Perspective - (2023) Volume 13, Issue 2
Received: 20-Feb-2023, Manuscript No. IJP-23-93528; Editor assigned: 22-Feb-2023, Pre QC No. IJP-23-93528 (PQ); Reviewed: 13-Mar-2023, QC No. IJP-23-93528; Revised: 22-Mar-2023, Manuscript No. IJP-23-93528 (R); Published: 30-Mar-2023, DOI: 10.37532/2249-1848.2023.13(2).38
Hydrocortisone is a corticosteroid hormone that is naturally produced by the adrenal cortex and released during times of stress. The synthetic drug is used to treat inflammatory and rheumatic illnesses, allergies, and autoimmune disorders such as Addison's disease (adrenal insufficiency disease). Hydrocortisone is available in a variety of pharmacological forms, including pills, capsules, creams, ointments, and injections. Commercially available forms of hydrocortisone include the unmodified hormone as well as acetate, cypionate, sodium phosphate, butyrate, valerate, and sodium succinate. Modern chromatographic methods, such as High-Performance Liquid Chromatography (HPLC) and Ultra-Performance Liquid Chromatography (UPLC), are preferred for determining hydrocortisone in traditional pharmaceutical products such as pills, creams, and injections.
The various HPLC procedures use various chromatographic conditions, including the utilization of sophisticated and, at times, costly solvent systems. As a result, access to some of these solvent systems can be difficult in resource-poor developing countries. The development of a simple and inexpensive HPLC approach that uses easily accessible reagents for the identification and quantification of hydrocortisone in pharmaceutical formulations would be beneficial in resource-limited nations. The rise in autoimmune disorders, such as adrenal insufficiency, is a serious public health concern, and the long-term usage of standard hydrocortisone pills to treat such a condition is troublesome. Conventional hydrocortisone pill administration twice or three times day in individuals with adrenal insufficiency illness is incapable of reproducing the unique diurnal cortisol circadian rhythm. As a result, the majority of people with adrenal insufficiency continue to have inadequate therapeutic treatment, resulting in poor quality of life and increased mortality. In such extreme scenarios, there is a need for the creation of inventive and unique therapeutic models for hydrocortisone replacement therapy.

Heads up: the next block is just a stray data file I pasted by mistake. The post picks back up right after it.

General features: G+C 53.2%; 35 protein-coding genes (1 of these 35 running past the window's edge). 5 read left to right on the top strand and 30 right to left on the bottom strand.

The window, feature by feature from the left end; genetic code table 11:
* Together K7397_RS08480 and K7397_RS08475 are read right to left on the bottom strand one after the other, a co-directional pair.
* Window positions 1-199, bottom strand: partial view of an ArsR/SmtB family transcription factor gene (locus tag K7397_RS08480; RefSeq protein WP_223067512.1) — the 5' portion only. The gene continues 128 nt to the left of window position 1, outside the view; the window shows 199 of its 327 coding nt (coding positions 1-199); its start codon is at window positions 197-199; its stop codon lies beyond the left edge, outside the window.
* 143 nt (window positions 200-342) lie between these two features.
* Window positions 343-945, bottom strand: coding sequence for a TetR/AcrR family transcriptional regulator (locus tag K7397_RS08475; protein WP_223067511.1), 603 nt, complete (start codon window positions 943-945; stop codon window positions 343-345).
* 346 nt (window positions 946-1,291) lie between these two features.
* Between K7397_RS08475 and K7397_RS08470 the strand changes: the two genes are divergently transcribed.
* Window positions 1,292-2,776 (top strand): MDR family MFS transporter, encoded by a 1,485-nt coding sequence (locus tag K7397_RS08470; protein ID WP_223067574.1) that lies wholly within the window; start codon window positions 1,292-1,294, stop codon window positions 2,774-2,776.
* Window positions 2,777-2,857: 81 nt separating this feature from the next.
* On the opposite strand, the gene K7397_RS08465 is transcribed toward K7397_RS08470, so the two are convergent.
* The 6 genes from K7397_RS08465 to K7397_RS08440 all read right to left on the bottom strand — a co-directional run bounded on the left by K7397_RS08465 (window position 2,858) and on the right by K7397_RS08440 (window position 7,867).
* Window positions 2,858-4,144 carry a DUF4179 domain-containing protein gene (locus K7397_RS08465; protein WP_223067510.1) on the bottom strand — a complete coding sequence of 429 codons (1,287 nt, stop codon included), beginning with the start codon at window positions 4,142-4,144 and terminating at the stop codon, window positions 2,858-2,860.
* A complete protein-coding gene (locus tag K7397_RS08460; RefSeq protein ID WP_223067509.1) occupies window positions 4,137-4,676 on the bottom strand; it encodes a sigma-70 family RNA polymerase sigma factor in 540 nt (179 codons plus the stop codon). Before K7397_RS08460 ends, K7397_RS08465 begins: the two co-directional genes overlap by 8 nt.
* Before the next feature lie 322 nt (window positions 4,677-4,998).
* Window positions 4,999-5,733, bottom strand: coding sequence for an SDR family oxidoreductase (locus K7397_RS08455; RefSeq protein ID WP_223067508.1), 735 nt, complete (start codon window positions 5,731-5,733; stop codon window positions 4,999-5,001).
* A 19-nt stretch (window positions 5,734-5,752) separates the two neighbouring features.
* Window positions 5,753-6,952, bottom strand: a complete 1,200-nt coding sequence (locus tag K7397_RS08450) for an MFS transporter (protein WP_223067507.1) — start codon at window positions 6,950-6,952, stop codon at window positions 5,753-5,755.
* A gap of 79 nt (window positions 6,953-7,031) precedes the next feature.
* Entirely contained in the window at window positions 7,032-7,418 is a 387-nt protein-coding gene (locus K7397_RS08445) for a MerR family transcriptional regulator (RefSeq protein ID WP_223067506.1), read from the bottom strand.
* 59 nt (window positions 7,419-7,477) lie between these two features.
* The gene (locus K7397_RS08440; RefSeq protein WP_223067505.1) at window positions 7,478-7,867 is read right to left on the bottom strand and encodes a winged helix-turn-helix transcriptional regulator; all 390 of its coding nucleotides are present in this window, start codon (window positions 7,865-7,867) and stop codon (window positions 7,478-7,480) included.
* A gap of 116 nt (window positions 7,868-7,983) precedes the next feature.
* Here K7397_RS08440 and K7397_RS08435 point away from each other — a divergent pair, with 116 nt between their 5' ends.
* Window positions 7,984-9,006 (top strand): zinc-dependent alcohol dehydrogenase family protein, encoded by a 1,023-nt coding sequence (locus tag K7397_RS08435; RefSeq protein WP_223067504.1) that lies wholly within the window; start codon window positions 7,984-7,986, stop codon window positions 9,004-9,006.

With the capacity to reproduce hydrocortisone's specific physiological rhythm, the utilization of controlled-release hydrocortisone oral dose formulations offers considerable promise. Moreover, such formulations are better equipped to monitor and control morning androgen levels. Accurate monitoring of the quality of these potential new pharmacological treatments is a necessary precondition for receiving quality healthcare. As compared to the immediate release pattern of traditional tablets, the enhanced treatment will improve patient compliance and ensure the distribution of regulated doses of hydrocortisone at the absorption site. The goal of this work was to create and verify a simple, sensitive, and repeatable isocratic reverse phase HPLC technique with Ultraviolet (UV)/visible detection for determining and quantifying hydrocortisone in conventional and controlled-release pharmaceutical formulations. Controlled-release hydrocortisone preparations continue to be the preferred formulations in the treatment of adrenal insufficiency illness. This disease is a potentially lethal autoimmune ailment that requires timely diagnosis and treatment to avert death. As compared to standard hydrocortisone solutions, the use of controlled-release formulations leads in more consistent cortisol concentrations during the diurnal cortisol circadian pattern.
Therefore, it is critical that appropriate and precise analytical procedures be made accessible to assess the quality of the goods in terms of their composition. This work focused on the development and validation of a simple isocratic RP-HPLC technique for determining hydrocortisone in both standard and controlled-release pharmaceutical formulations. A review of the literature shows that normal phase stationary support material and reverse phase stationary support material were used in the development of the HPLC technique and subsequent analysis of hydrocortisone products.
There is currently no reverse phase HPLC with UV detection technology that can analyze hydrocortisone in both conventional and controlled-release pharmaceutical formulations. The use of acetic acid as a modifier in the mobile phase system guaranteed that hydrocortisone was efficiently resolved with little matrix influence from both standard and controlled-release formulations. The use of readily accessible and cost-effective solvents in the mobile phase enabled efficient hydrocortisone resolution and separation on a reverse phase column.
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